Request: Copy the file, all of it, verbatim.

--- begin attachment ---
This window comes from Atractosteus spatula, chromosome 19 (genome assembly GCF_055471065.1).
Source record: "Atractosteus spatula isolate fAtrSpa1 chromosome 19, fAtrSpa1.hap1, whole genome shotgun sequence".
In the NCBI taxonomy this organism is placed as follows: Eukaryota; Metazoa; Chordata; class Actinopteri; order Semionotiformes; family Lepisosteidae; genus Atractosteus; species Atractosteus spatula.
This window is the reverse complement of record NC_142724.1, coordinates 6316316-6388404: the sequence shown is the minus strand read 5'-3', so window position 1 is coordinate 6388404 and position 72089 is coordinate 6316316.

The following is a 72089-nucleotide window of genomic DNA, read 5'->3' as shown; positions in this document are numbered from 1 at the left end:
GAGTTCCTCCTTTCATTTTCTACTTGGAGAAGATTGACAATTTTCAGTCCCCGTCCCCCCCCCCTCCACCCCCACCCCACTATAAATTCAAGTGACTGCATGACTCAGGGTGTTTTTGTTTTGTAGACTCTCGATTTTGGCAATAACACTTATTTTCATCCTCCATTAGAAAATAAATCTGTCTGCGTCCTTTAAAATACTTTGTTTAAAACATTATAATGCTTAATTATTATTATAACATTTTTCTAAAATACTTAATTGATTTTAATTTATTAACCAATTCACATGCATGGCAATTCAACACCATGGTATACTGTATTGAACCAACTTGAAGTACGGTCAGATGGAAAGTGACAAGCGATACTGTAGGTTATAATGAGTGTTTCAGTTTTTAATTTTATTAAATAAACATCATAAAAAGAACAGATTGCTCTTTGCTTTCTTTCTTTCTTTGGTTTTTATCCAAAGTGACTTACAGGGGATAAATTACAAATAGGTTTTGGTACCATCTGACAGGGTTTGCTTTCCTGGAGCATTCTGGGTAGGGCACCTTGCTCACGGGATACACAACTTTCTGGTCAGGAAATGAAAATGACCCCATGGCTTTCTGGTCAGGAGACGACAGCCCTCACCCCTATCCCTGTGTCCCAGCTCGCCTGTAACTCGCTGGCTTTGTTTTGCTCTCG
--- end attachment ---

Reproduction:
This window comes from Atractosteus spatula, chromosome 19 (genome assembly GCF_055471065.1).
Source record: "Atractosteus spatula isolate fAtrSpa1 chromosome 19, fAtrSpa1.hap1, whole genome shotgun sequence".
In the NCBI taxonomy this organism is placed as follows: Eukaryota; Metazoa; Chordata; class Actinopteri; order Semionotiformes; family Lepisosteidae; genus Atractosteus; species Atractosteus spatula.
This window is the reverse complement of record NC_142724.1, coordinates 6316316-6388404: the sequence shown is the minus strand read 5'-3', so window position 1 is coordinate 6388404 and position 72089 is coordinate 6316316.

The following is a 72089-nucleotide window of genomic DNA, read 5'->3' as shown; positions in this document are numbered from 1 at the left end:
GAGTTCCTCCTTTCATTTTCTACTTGGAGAAGATTGACAATTTTCAGTCCCCGTCCCCCCCCCCTCCACCCCCACCCCACTATAAATTCAAGTGACTGCATGACTCAGGGTGTTTTTGTTTTGTAGACTCTCGATTTTGGCAATAACACTTATTTTCATCCTCCATTAGAAAATAAATCTGTCTGCGTCCTTTAAAATACTTTGTTTAAAACATTATAATGCTTAATTATTATTATAACATTTTTCTAAAATACTTAATTGATTTTAATTTATTAACCAATTCACATGCATGGCAATTCAACACCATGGTATACTGTATTGAACCAACTTGAAGTACGGTCAGATGGAAAGTGACAAGCGATACTGTAGGTTATAATGAGTGTTTCAGTTTTTAATTTTATTAAATAAACATCATAAAAAGAACAGATTGCTCTTTGCTTTCTTTCTTTCTTTGGTTTTTATCCAAAGTGACTTACAGGGGATAAATTACAAATAGGTTTTGGTACCATCTGACAGGGTTTGCTTTCCTGGAGCATTCTGGGTAGGGCACCTTGCTCACGGGATACACAACTTTCTGGTCAGGAAATGAAAATGACCCCATGGCTTTCTGGTCAGGAGACGACAGCCCTCACCCCTATCCCTGTGTCCCAGCTCGCCTGTAACTCGCTGGCTTTGTTTTGCTCTCG